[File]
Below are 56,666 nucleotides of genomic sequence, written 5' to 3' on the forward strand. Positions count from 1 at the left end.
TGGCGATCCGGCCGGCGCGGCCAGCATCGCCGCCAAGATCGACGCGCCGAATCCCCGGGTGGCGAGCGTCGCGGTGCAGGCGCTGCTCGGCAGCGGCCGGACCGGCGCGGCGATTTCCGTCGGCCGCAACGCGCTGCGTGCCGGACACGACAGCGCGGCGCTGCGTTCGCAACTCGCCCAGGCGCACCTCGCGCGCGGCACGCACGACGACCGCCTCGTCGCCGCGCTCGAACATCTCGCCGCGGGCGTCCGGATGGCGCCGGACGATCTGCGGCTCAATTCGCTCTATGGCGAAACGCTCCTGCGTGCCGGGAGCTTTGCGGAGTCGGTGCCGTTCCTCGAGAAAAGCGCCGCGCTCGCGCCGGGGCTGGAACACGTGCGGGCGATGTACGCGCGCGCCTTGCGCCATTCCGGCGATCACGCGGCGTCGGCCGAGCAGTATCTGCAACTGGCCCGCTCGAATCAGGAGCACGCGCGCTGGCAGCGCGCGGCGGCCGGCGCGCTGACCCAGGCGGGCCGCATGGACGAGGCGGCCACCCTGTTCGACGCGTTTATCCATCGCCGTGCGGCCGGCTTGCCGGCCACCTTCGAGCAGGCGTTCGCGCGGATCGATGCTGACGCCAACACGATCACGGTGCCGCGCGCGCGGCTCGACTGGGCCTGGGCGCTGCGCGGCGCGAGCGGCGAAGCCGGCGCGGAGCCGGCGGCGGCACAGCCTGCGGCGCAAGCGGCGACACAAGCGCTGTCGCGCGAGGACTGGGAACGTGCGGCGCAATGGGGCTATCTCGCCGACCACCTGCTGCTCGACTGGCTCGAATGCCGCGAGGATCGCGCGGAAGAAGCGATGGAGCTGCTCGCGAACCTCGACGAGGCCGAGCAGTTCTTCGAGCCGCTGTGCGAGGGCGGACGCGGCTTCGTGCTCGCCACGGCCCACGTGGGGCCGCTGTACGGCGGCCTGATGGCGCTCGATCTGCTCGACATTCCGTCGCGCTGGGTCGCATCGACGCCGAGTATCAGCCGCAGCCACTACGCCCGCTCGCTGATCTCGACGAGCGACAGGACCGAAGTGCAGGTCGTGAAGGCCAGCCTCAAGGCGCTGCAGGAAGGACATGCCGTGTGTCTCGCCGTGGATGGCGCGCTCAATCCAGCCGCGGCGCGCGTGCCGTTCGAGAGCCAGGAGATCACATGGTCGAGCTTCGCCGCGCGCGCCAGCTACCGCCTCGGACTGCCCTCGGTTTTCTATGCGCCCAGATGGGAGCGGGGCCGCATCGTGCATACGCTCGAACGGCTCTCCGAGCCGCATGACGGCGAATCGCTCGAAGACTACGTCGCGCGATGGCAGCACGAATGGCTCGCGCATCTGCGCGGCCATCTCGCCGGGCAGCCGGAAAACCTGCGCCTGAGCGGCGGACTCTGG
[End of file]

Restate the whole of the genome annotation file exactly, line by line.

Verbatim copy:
Below are 56,666 nucleotides of genomic sequence, written 5' to 3' on the forward strand. Positions count from 1 at the left end.
TGGCGATCCGGCCGGCGCGGCCAGCATCGCCGCCAAGATCGACGCGCCGAATCCCCGGGTGGCGAGCGTCGCGGTGCAGGCGCTGCTCGGCAGCGGCCGGACCGGCGCGGCGATTTCCGTCGGCCGCAACGCGCTGCGTGCCGGACACGACAGCGCGGCGCTGCGTTCGCAACTCGCCCAGGCGCACCTCGCGCGCGGCACGCACGACGACCGCCTCGTCGCCGCGCTCGAACATCTCGCCGCGGGCGTCCGGATGGCGCCGGACGATCTGCGGCTCAATTCGCTCTATGGCGAAACGCTCCTGCGTGCCGGGAGCTTTGCGGAGTCGGTGCCGTTCCTCGAGAAAAGCGCCGCGCTCGCGCCGGGGCTGGAACACGTGCGGGCGATGTACGCGCGCGCCTTGCGCCATTCCGGCGATCACGCGGCGTCGGCCGAGCAGTATCTGCAACTGGCCCGCTCGAATCAGGAGCACGCGCGCTGGCAGCGCGCGGCGGCCGGCGCGCTGACCCAGGCGGGCCGCATGGACGAGGCGGCCACCCTGTTCGACGCGTTTATCCATCGCCGTGCGGCCGGCTTGCCGGCCACCTTCGAGCAGGCGTTCGCGCGGATCGATGCTGACGCCAACACGATCACGGTGCCGCGCGCGCGGCTCGACTGGGCCTGGGCGCTGCGCGGCGCGAGCGGCGAAGCCGGCGCGGAGCCGGCGGCGGCACAGCCTGCGGCGCAAGCGGCGACACAAGCGCTGTCGCGCGAGGACTGGGAACGTGCGGCGCAATGGGGCTATCTCGCCGACCACCTGCTGCTCGACTGGCTCGAATGCCGCGAGGATCGCGCGGAAGAAGCGATGGAGCTGCTCGCGAACCTCGACGAGGCCGAGCAGTTCTTCGAGCCGCTGTGCGAGGGCGGACGCGGCTTCGTGCTCGCCACGGCCCACGTGGGGCCGCTGTACGGCGGCCTGATGGCGCTCGATCTGCTCGACATTCCGTCGCGCTGGGTCGCATCGACGCCGAGTATCAGCCGCAGCCACTACGCCCGCTCGCTGATCTCGACGAGCGACAGGACCGAAGTGCAGGTCGTGAAGGCCAGCCTCAAGGCGCTGCAGGAAGGACATGCCGTGTGTCTCGCCGTGGATGGCGCGCTCAATCCAGCCGCGGCGCGCGTGCCGTTCGAGAGCCAGGAGATCACATGGTCGAGCTTCGCCGCGCGCGCCAGCTACCGCCTCGGACTGCCCTCGGTTTTCTATGCGCCCAGATGGGAGCGGGGCCGCATCGTGCATACGCTCGAACGGCTCTCCGAGCCGCATGACGGCGAATCGCTCGAAGACTACGTCGCGCGATGGCAGCACGAATGGCTCGCGCATCTGCGCGGCCATCTCGCCGGGCAGCCGGAAAACCTGCGCCTGAGCGGCGGACTCTGG